Taggart recognises Grant for who he really is, and convinces Grant to take him to the rebels’ bunker. Grant does so, realising too late that Taggart hadn’t known its location beforehand. Upon arriving, Taggart is shocked to learn that, using Cyber-conversion material looted from Population Control during the failed rebellion, Maxine and Grant have transformed volunteers into “Bronze Knights”, cybernetic warriors who will defend Agora against the Cybermen. Henneker also plans to undergo conversion into a Bronze Knight, but before doing so he orders Taggart to release Jolarr. Taggart reluctantly risks his life to do so, but like Hegelia, Jolarr refuses to interfere with history by releasing the Doctor. Meanwhile, Madrox finally questions Hegelia and learns that one of the Sixth Doctor’s companions is named Grant Markham. Madrox recognises the name, realises who he was holding prisoner earlier and realises that Taggart, of all people, must have known the boy’s real identity. Furious, he has Hegelia locked up with the Doctor again, planning to lie and tell the Cybermen that Hegelia is the Doctor’s companion.

The Cybermen arrive to collect their 500 converts, and to cover his own failures Madrox reports that Taggart has betrayed them. Taggart is tortured until he reveals the location of the rebel bunker, and is then sent to the conversion chambers in Jolarr’s place. The Doctor apparently escapes at the last moment, but realises that his escape was too easy and that the Cybermen have allowed him to reach the TARDIS. The Doctor thus refuses to open the door and is recaptured. Hegelia contacts the Cyber Leader and claims that she wishes to undergo conversion of her own free will in order to complete her understanding of the Cybermen. She is shocked when the Leader rejects her offer; believing her to be a companion of the Doctor, he intends to torture her until the Doctor hands over the TARDIS, a greater prize. Hegelia and the Doctor are chained up in the conversion chamber, where Hegelia, realising that the Cybermen will not accept her offer, reluctantly helps the Doctor to escape. He overpowers the Cybermen operating the conversion machinery, but finds that he has acted too late; the first stage of conversion is already complete, and the colonists can no longer be separated from the conversion equipment. The Doctor must either kill them or face the prospect of five hundred Cybermen being unleashed upon the colony. He activates the cryogenic storage process prematurely in order to postpone the decision.

Jolarr seeks shelter at the bunker, but when he refuses to change history by giving advance knowledge to the rebels, the now-emotionless Bronze Knights threaten to “extract” the knowledge from him. As Jolarr flees in terror, Grant and Maxine begin to wonder whether the Bronze Knights will end up being no better than the Cybermen. The Cybermen searching for the bunker spot Jolarr emerging from it and attack, but they aren’t expecting the Bronze Knights to be there. In the ensuing battle, the Bronze Knights suffer heavy casualties, but destroy the attacking Cybermen and then take the fight to Population Control. When Madrox realises that the Knights are winning, he seeks to curry favour by shooting at the Cybermen with his Overseer-issue microwave gun -- and is surprised when it actually kills a Cyberman. The Knights are about to kill him anyway for his collaboration, when the Doctor arrives with bad news; before he was destroyed the Cyber Leader sent out a distress call and summoned reinforcements. Meanwhile, Jolarr discovers that the ArcHive timeship has vanished.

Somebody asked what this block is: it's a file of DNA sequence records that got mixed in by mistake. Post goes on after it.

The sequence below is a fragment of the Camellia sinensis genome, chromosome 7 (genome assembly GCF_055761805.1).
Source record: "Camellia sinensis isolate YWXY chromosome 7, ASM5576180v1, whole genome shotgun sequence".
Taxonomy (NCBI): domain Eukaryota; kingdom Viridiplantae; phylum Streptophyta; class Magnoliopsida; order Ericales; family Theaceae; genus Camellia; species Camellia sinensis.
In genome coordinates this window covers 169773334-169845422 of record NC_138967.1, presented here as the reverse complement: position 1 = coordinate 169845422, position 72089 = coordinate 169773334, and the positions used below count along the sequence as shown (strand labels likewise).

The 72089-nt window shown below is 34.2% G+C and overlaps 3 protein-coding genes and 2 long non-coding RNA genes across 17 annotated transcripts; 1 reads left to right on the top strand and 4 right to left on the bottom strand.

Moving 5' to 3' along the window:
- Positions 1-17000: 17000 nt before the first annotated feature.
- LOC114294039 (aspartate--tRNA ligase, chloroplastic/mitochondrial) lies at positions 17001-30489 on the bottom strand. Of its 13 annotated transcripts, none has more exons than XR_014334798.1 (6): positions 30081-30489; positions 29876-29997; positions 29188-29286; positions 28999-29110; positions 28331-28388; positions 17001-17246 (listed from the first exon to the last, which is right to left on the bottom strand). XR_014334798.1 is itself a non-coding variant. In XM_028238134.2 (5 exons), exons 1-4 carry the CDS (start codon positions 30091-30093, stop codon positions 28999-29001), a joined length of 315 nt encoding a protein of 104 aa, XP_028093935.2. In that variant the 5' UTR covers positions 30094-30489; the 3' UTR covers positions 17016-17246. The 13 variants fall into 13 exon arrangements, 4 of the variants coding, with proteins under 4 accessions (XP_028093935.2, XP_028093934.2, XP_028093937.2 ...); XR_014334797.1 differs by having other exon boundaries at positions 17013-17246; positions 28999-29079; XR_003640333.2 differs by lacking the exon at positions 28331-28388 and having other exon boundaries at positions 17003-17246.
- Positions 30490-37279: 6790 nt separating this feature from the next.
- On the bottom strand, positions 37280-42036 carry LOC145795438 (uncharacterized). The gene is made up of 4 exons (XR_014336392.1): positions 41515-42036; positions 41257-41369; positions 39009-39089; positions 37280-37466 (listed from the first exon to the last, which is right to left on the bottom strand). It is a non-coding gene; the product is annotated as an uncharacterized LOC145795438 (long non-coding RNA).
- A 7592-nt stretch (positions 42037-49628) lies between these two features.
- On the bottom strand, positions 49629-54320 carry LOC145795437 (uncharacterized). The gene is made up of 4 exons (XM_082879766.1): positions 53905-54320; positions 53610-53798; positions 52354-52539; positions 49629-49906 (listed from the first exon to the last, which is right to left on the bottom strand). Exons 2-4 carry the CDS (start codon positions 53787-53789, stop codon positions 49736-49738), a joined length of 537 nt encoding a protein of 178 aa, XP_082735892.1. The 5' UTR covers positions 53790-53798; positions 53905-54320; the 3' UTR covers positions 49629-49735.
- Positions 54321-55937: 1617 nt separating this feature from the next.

As the Bronze Knights prepare for the arrival of more Cybermen, Grant speaks to the dying Taggart, who admits that he is Grant’s father; due to Agora’s nature as a “breeding colony,” children take their mothers’ surnames. Taggart explains that soon after the failed rebellion, a spaceship appeared from nowhere in the fields, and a few sympathetic Overseers managed to smuggle some children on board and programme the autopilot to take them to New Earth. As Taggart dies, Grant realises that his robophobia comes from repressed memories of seeing the Cybermen kill his mother during the rebellion.

The Cybermen arrive in a stolen Selachian battle cruiser, and the Doctor, recognising the ship and its weaponry, manages to evacuate the complex just as the Cybermen begin firing its plasma weapon. Selected areas of Population Control are destroyed, and the Cybermen then destroy an entire village and its population just to make their threat clear. Unless the Agorans surrender within an hour, another village will be destroyed. The Bronze Knights refuse to surrender, and order the citizens to begin volunteering for conversion into more Knights to swell their numbers. One man stands up to them, refusing to accept their orders, and Henneker kills him. He then orders the furious Doctor to use his TARDIS to transport them to the Selachian ship, but the Doctor refuses to do so, feeling that the Knights have already progressed too far along the same path as the Cybermen. Henneker concludes that since the Doctor is not helping them he is their enemy, and orders that he be locked up until he changes his mind.